But much of the focus in the three cities rests on conservation and reuse. El Paso Water, which is partially dependent on the uncertain flow of the Rio Grande River for its drinking water, developed a pilot plant to treat sewage with microfiltration, reverse osmosis, ultraviolet light and carbon filtration. The process is capable of quickly putting treated wastewater back into the drinking supply within hours. The city is building a full-scale $78 million treatment plant, the first of its kind in North America, to clean up and supply 10 million gallons a day of drinking water.
El Paso has long experience with state-of-the-art treatment plants capable of meeting that demand. In 2007 it opened the largest inland desalination plant in the world to remove salt and treat brackish groundwater to drinking water standards. The plant produces 27.5 million gallons of water a day.
San Antonio, which supplies 175 million gallons of drinking water a day, is intently interested in interacting with its customers to instill a stronger water conservation ethic in the city. It’s much less expensive than building new treatment plants and water pipelines. The Vista Ridge pipeline adds $12 a month to the average water bill, according to city figures.
The water sensor program that San Antonio introduced in December 2018 has attracted 5,000 users, said Ric Miles, the chief operating officer of Flume, Inc., the manufacturer. The device tracks home water use in real time, and has the capability of sending alerts about potential leaks. Flume is readying newer devices that can distinguish water use for outdoor watering systems or indoor flushing, showering, and laundry. The device will be capable of delivering a pie chart showing how much water is used for specific activities. “The idea is to give people more information,” said Miles. “Being more informed could lead to altered consumption patterns. If you don’t know anything you won’t change anything.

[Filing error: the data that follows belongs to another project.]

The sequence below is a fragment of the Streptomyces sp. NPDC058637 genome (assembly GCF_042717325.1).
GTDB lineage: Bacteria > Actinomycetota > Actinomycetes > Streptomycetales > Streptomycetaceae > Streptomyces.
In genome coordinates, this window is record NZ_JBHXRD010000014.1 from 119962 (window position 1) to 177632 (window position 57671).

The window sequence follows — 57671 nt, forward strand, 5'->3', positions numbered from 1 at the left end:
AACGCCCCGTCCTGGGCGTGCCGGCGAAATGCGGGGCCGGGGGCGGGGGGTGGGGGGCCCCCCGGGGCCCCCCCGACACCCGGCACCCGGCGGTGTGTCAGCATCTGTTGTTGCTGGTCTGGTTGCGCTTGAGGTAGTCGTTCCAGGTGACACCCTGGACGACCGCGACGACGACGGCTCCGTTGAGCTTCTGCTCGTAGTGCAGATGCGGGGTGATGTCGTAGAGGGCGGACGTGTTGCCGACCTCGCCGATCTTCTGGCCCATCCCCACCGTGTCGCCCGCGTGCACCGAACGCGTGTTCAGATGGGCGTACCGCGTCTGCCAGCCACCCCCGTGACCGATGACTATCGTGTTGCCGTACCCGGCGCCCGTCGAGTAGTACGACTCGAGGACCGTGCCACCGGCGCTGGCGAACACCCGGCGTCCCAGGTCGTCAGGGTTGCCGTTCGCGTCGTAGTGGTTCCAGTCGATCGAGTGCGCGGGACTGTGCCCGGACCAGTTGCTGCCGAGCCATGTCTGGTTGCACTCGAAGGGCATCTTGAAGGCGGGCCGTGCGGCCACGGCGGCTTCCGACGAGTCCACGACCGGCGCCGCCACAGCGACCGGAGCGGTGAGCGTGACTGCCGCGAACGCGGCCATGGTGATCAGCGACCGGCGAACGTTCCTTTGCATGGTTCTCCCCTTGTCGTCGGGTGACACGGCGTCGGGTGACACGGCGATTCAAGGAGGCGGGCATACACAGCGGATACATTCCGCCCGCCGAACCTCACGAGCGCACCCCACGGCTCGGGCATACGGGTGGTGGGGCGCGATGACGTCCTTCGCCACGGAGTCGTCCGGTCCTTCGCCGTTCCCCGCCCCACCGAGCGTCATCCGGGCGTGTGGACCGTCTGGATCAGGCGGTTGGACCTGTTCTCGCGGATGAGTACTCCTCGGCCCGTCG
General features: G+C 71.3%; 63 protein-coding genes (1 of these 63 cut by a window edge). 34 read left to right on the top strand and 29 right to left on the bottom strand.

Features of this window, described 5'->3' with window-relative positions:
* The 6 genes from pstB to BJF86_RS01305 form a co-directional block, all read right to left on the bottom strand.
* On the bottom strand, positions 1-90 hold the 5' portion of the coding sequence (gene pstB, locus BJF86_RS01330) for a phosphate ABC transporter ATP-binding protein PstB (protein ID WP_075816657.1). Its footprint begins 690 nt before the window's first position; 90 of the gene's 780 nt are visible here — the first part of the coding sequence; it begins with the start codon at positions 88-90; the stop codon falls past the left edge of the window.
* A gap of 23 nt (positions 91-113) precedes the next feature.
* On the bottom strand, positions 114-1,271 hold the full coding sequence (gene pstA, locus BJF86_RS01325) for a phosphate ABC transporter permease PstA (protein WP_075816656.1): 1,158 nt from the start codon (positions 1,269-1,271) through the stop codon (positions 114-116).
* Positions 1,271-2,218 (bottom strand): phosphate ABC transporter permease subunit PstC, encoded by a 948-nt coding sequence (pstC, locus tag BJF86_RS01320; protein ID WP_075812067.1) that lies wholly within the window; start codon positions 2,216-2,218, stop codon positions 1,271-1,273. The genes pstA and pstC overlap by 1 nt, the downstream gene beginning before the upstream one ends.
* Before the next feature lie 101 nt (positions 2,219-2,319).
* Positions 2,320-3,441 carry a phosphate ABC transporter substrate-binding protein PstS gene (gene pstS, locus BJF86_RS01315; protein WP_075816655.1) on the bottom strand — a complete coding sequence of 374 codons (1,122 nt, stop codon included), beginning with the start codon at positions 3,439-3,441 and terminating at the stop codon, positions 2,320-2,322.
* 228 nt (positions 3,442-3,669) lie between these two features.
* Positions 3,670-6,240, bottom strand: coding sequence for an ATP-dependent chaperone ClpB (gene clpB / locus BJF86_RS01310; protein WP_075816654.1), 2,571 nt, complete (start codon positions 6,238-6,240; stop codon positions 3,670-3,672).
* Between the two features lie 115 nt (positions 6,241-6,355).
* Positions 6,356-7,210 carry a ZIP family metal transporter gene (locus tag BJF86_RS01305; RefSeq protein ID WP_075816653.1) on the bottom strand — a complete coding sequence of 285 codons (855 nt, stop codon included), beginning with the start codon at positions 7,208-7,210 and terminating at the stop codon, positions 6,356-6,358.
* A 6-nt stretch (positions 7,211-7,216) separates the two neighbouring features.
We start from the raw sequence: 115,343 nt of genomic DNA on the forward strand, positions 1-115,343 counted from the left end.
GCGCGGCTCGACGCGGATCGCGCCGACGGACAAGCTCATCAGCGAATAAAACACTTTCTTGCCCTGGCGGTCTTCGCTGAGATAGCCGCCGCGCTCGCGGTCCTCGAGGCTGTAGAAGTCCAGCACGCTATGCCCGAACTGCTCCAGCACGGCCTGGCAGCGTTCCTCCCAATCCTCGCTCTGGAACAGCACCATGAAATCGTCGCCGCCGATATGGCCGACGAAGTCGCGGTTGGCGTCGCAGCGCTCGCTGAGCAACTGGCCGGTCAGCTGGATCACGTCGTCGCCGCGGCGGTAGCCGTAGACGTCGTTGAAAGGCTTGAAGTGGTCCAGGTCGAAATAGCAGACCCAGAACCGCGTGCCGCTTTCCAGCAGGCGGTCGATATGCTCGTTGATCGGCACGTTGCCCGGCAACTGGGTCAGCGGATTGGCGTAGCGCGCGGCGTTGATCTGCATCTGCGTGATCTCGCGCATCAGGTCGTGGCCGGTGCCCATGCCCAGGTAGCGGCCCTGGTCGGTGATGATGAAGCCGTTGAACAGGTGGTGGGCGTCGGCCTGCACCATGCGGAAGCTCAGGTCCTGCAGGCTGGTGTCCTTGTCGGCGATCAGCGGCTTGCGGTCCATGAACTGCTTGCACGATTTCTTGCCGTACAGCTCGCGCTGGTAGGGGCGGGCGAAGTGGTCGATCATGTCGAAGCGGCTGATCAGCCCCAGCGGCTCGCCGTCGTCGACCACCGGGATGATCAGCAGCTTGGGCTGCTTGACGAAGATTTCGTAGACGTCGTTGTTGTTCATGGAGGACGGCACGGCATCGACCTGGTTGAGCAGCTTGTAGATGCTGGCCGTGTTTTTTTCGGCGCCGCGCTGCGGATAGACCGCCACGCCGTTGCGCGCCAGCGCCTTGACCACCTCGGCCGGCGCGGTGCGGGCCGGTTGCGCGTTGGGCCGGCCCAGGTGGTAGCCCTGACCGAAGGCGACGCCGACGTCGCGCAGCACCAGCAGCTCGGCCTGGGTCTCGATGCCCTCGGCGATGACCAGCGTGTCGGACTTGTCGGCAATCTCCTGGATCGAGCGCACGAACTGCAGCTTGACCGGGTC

Austin Water focuses on an approach to managing water supply that is holistic and long-term. The idea is to treat all facets of supply, demand, and use as interconnected. A drop of water collected from an air conditioning system can be directed to irrigate the building’s garden or recycled to flush toilets, or treated to drink from a faucet. Water collected from rooftops can be collected and stored in on-site water tanks for almost any use that is recyclable and treatable.
The Texas Living Waters Project, a collaboration between the Sierra Club, the National Wildlife Federation, and the Galveston Bay Foundation calls the approach “One Water.” The result in Austin is a municipal system designed to waste less water, be more resilient to drought, and not anxious to reach outside its geographic water basin for new supplies.
The city is ambitious in pursuit of its One Water goals. Austin, for example, requires developers to engineer their projects to capture stormwater and rainwater for reuse and recycling. It’s encouraging construction of pocket treatment plants that could eventually replace the centralized, energy-intensive water treatment systems that now are dependent on big pipes and pumps.